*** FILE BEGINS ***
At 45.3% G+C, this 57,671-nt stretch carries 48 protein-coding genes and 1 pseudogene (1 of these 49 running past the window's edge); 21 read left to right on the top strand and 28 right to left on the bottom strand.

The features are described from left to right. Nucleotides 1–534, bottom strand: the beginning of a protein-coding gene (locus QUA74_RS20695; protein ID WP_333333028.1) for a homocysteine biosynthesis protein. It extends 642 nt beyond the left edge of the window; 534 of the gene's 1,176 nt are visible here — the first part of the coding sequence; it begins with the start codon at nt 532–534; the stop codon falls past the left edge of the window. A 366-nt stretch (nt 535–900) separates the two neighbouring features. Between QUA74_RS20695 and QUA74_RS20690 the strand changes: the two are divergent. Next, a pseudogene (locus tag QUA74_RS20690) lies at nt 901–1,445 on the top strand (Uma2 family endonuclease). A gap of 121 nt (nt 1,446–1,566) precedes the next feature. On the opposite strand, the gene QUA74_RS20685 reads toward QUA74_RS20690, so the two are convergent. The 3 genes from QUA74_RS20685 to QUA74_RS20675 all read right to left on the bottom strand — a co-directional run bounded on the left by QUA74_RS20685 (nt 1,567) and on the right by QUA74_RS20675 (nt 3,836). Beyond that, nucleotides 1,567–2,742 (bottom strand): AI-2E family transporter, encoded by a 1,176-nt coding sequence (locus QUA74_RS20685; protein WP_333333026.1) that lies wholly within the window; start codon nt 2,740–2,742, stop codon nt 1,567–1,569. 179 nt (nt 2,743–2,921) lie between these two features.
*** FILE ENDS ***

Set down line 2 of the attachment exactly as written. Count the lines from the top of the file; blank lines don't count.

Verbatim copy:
The features are described from left to right. Nucleotides 1–534, bottom strand: the beginning of a protein-coding gene (locus QUA74_RS20695; protein ID WP_333333028.1) for a homocysteine biosynthesis protein. It extends 642 nt beyond the left edge of the window; 534 of the gene's 1,176 nt are visible here — the first part of the coding sequence; it begins with the start codon at nt 532–534; the stop codon falls past the left edge of the window. A 366-nt stretch (nt 535–900) separates the two neighbouring features. Between QUA74_RS20695 and QUA74_RS20690 the strand changes: the two are divergent. Next, a pseudogene (locus tag QUA74_RS20690) lies at nt 901–1,445 on the top strand (Uma2 family endonuclease). A gap of 121 nt (nt 1,446–1,566) precedes the next feature. On the opposite strand, the gene QUA74_RS20685 reads toward QUA74_RS20690, so the two are convergent. The 3 genes from QUA74_RS20685 to QUA74_RS20675 all read right to left on the bottom strand — a co-directional run bounded on the left by QUA74_RS20685 (nt 1,567) and on the right by QUA74_RS20675 (nt 3,836). Beyond that, nucleotides 1,567–2,742 (bottom strand): AI-2E family transporter, encoded by a 1,176-nt coding sequence (locus QUA74_RS20685; protein WP_333333026.1) that lies wholly within the window; start codon nt 2,740–2,742, stop codon nt 1,567–1,569. 179 nt (nt 2,743–2,921) lie between these two features.